Keeping a Healthy Watch
7 August 2016
An Australian Army Environmental Health Officer has been given the opportunity to float his ideas – literally.
LT Matt La Macchia, an Environmental Health Officer at the First Preventive Medicine Company, Gallipoli Barracks, is currently serving with a group of Australian, New Zealand and US Navy specialists to look after potential environmental health issues aboard one of the largest floating hospitals in the world.
The US Navy's USNS Mercy is a 69,000-ton floating mega-hospital that is comparable to a small town.
The ship is currently assigned to Pacific Partnership 16, a multinational operation where military and civilian specialists work with host nations to conduct medical, engineering, dental and veterinary clinics.
The ship carries enough food, fuel, cleaning materials, medicines and supplies to last a month.
It has a state-of-the-art water manufacturing system along with an environmentally friendly sewerage system.
To maintain the health of all the personnel aboard requires stringent environmental health controls and checks, and this where Matt and his colleagues come to the fore.
The team continually inspects and monitors the ship, habitat systems, accommodation and work areas for any possible infestation or contamination that may cause health issues to all aboard.
On a daily basis, Mercy serves over 3600 meals, produces 208,000 litres of fresh water, treats 284,000 litres of sewerage (includes gray water) and creates over 100 cubic meters of hard waste.
There are so many things that could go wrong, so it's up to Matt and the team to constantly monitor for any signs of problems that could suddenly become a major health issue.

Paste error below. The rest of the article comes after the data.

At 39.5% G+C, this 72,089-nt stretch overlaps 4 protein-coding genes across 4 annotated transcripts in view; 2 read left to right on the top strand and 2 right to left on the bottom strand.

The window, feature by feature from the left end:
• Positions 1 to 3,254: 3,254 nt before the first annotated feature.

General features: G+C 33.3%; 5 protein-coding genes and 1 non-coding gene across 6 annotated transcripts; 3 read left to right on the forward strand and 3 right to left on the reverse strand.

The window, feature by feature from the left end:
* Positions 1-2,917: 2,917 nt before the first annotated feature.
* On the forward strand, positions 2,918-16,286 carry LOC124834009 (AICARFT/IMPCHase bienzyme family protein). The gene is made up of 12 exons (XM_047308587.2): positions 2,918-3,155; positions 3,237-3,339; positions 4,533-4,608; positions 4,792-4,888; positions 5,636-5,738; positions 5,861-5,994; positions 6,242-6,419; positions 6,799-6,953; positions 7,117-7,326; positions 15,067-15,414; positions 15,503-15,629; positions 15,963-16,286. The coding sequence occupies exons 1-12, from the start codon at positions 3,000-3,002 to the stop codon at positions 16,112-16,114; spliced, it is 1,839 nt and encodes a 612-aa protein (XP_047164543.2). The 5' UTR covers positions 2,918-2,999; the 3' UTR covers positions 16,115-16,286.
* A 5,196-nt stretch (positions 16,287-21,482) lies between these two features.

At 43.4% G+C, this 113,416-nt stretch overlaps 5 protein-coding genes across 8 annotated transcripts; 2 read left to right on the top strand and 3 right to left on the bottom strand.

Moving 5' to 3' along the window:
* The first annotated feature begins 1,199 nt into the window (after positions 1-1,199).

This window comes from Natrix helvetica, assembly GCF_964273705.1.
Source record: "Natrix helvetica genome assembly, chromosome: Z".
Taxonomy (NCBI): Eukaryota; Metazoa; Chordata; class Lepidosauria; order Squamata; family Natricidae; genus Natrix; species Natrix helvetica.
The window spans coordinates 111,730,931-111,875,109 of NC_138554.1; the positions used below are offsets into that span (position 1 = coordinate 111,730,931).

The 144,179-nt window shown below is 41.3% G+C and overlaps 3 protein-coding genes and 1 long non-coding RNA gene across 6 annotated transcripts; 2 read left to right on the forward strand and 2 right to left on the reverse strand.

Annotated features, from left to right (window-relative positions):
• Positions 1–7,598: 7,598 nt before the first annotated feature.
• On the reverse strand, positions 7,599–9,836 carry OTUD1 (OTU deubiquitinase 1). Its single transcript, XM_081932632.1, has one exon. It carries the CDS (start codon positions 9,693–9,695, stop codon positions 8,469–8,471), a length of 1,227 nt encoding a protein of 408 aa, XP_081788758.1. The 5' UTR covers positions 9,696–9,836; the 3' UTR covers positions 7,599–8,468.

"Communicable diseases can spread rapidly in confined environments, and disable many people onboard ships," Matt said.
"Ships are like Petrie dishes when it comes to communicable diseases, but because of our actions we are able to halt the spread of viruses."
The environmental health team's duties go beyond constant monitoring and testing.
While the ship is in port, Matt and his colleagues are also part of the Pacific Partnership team who go out and work alongside their host nation counterparts in seminars and hands-on demonstrations and practices, discussing and planning solutions and methods for assisting in the aftermath of natural disasters.
"Following natural disasters, there is commonly widespread infrastructure damaged leaving communities with little or no fresh water and no effective sanitation that leads to an increased risk of health threats," Matt said.
"This mission has enabled us to work alongside the host nations to plan ahead and develop strategies to best combat issues born from natural disasters."
Under the Pacific Partnership banner in 2016, the embarked specialists have worked alongside host nation specialists in Dili, Timor Leste, Legazpi in the Philippines and Da Nang in Vietnam.
The ship will now visit Kuantan in Malaysia and Padang in Indonesia.